The Nike Hyperadapt 1.0 shoes contain tiny electric motors that tighten and loosen the laces. Sensors in the shoes react when you put the shoes on, tightening them around your foot. Control buttons set on the side of the shoes allow you to manually adjust the fit of the shoe.
"When you step in, your heel will hit a sensor and the system will automatically tighten," said Tiffany Beers, senior innovator at Nike, who led the design of the shoe. "Then there are two buttons on the side to tighten and loosen. You can adjust it until it's perfect."
The trainers, which use a technology called EARL (electro-adaptive actives laces), were unveiled at the Nike Innovation event in New York today where Beers and Nike designer Tinker Hatfield demonstrated the technology.
"Wouldn't it be great if a shoe, in the future, could sense when you needed to have it tighter or looser?" said Hatfield. "Could it take you even tighter than you'd normally go if it senses you really need extra snugness in a quick maneuver? That's where we're headed. In the future, product will come alive."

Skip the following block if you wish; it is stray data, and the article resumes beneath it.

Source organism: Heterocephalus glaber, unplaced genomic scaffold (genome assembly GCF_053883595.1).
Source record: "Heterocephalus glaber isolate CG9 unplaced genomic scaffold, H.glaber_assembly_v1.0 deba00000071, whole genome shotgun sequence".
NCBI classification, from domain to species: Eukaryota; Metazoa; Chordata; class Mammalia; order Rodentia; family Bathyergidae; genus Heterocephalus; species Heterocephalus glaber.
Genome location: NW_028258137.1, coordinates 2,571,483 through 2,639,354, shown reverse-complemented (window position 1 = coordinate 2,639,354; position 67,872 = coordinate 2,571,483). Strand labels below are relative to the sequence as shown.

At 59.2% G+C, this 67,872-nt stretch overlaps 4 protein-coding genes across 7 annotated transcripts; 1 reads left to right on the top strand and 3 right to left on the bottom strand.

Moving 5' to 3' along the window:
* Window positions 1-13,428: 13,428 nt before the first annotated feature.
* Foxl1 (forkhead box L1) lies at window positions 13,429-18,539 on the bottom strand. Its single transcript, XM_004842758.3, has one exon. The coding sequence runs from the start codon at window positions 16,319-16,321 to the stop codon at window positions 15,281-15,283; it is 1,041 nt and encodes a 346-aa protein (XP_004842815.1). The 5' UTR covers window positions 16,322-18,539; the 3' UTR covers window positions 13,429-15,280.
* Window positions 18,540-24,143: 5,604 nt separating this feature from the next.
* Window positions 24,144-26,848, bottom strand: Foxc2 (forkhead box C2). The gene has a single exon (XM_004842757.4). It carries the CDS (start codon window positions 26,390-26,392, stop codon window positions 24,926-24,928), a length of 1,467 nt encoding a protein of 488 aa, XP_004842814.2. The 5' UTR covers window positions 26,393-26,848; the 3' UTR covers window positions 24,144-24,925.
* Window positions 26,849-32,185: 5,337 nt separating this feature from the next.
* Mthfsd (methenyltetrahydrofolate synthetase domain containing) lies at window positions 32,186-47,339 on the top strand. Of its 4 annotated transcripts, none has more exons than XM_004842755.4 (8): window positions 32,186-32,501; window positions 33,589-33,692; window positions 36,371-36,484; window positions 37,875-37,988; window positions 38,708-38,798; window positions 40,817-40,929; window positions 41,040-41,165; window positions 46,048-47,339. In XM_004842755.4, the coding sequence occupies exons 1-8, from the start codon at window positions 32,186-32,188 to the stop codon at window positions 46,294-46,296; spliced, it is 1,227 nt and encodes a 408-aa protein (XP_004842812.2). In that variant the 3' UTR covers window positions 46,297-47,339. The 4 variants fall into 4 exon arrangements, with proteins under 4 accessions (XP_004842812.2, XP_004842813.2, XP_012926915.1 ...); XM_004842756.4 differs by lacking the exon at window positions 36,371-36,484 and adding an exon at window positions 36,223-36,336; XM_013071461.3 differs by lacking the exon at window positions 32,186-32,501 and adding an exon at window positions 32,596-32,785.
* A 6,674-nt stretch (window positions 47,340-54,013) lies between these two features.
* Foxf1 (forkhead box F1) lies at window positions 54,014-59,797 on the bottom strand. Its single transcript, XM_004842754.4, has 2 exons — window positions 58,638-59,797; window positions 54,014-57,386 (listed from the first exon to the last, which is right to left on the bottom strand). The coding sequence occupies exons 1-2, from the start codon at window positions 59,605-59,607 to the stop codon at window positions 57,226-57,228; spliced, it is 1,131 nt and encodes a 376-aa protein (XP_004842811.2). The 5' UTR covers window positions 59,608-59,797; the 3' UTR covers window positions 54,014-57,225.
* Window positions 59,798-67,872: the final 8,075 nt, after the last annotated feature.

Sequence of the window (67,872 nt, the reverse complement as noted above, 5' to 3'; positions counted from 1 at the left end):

Hatfield said the shoes were "not a gimmick" and could be used during basketball games, for example, where athletes spend around half the time inactive and do not need their shoes to be as tightly laced as they are when playing.
The soles of the sneakers contain batteries that are recharged wirelessly by induction. A three-hour charge gives enough power for a couple of weeks, and lights in the sole and on the back of the shoe indicate the power level, changing from blue through yellow to red when they need recharging.
The shoes are a distant cousin of the Nike Air MAG shoes worn by Marty McFly, the lead character in the 1989 time-travel movie Back to the Future II.
In the movie, McFly is transported to 2015, where the self-lacing shoes are commonplace. Last year, Hatfield announced that Nike was hoping to bring a similar shoe to the market. The Nike Hyperadapt 1.0 shoes will go on sale towards the end of this year.